A Despatches programme on Channel Four last night asked if we are addicted to sugar? My view is that many of us are, so if the food industry isn’t helping us take sugar out of our diets what can we do to help ourselves?
Follow my low GL diet strictly which is explained in full here. This really helps to even out your blood sugar, which means no dips, and less craving.
Find alternatives and wean yourself off the level of sweetness of a food. So if you are used to 1 teaspoon of sugar in your tea, have a half teaspoon. If you drink juice neat, try with half water instead.
Try switching to sugars that taste sweet, but don’t affect blood sugar that much such as xylitol, agave syrup and stevia.
If you are used to eating sweets find something with less sugar. Look for bars that don’t use dates, raisins or sugar in their top three ingredients. Raspberry nut bars a quite good for GL. I sometimes munch dark chocolate with some peanuts. Even better would be to snack on berries, cherries or plums or have a slice of low GL bread or toast, with a nut butter and a tiny spread of sugar-free jam.
Drink water and have a low GL snack. Whenever you find yourself dreaming of something sweet first have a glass of water, then have a protein/carb snack as I specify in all my low GL books.
When you crave something sweet what are you really craving or missing? You may find you need to sleep, or are upset about something, or even need a cuddle. If you are upset about something how can you attain peace? An option is to go for a walk outside then have a real meal first. You may find your craving subsides.
Supplement chromium with cinnamon. Chromium makes the insulin-receptor work better. Find out more here. Cinnamon also helps stabilise blood sugar, which reduces craving. Find out more here.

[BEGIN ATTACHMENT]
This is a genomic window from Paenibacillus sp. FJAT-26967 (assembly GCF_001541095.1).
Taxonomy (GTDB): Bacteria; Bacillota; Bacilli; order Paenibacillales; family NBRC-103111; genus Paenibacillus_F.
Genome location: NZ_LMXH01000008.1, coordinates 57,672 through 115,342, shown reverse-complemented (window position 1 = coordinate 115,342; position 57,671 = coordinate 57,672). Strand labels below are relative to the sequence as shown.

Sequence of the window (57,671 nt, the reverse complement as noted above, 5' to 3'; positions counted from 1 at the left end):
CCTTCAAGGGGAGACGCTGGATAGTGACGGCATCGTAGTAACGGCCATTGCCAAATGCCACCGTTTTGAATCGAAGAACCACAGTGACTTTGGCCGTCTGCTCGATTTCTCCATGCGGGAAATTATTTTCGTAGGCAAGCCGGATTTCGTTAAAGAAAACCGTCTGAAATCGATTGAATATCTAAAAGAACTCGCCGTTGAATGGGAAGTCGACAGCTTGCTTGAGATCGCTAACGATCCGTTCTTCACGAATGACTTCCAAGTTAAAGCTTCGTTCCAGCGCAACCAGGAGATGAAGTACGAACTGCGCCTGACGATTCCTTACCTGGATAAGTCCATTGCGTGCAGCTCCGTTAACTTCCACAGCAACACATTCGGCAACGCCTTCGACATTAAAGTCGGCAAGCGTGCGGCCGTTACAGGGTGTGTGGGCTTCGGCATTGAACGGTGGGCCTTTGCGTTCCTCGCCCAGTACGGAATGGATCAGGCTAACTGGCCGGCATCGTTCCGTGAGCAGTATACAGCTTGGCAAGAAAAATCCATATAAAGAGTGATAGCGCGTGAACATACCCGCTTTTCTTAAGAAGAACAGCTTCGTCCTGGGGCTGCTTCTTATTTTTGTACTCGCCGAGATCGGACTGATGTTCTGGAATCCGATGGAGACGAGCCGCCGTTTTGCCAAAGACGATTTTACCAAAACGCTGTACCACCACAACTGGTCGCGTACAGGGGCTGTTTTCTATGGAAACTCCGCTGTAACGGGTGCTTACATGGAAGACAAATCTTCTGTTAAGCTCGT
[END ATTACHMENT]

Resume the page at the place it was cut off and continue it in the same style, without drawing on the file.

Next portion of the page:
Supplement amino acids. You won’t need to do this for long, for most people 2 to 4 weeks suffices. The two key amino acids are tryptophan (or 5-HTP) and tyrosine. Find out more here.
These are my favourite six steps to lessen cravings. Practice them for a month and you may find you are out of the grips of the evil white powder!
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I have been sugar free for four years now and at first it was quite difficult to go anywhere socially without being bombarded with sugary foods or drinks. It took two weeks to rid myself of the need for sugar and I haven't looked back since. Now, whenever I go to a public place to eat and drink I voice my concerns to staff about the lack of healthy "sugar free options" on offer. I formally complained at my local hospital when all that was on offer in the tea room were cakes and white bread sarnies. Giving up the sugar is life changing (and often life saving), so a couple of weeks discomfort and withdrawal is nothing really. I definitely recommend the supplements as they truly help. Are we addicted? See how you feel when you go without for a while and that will give you your answer!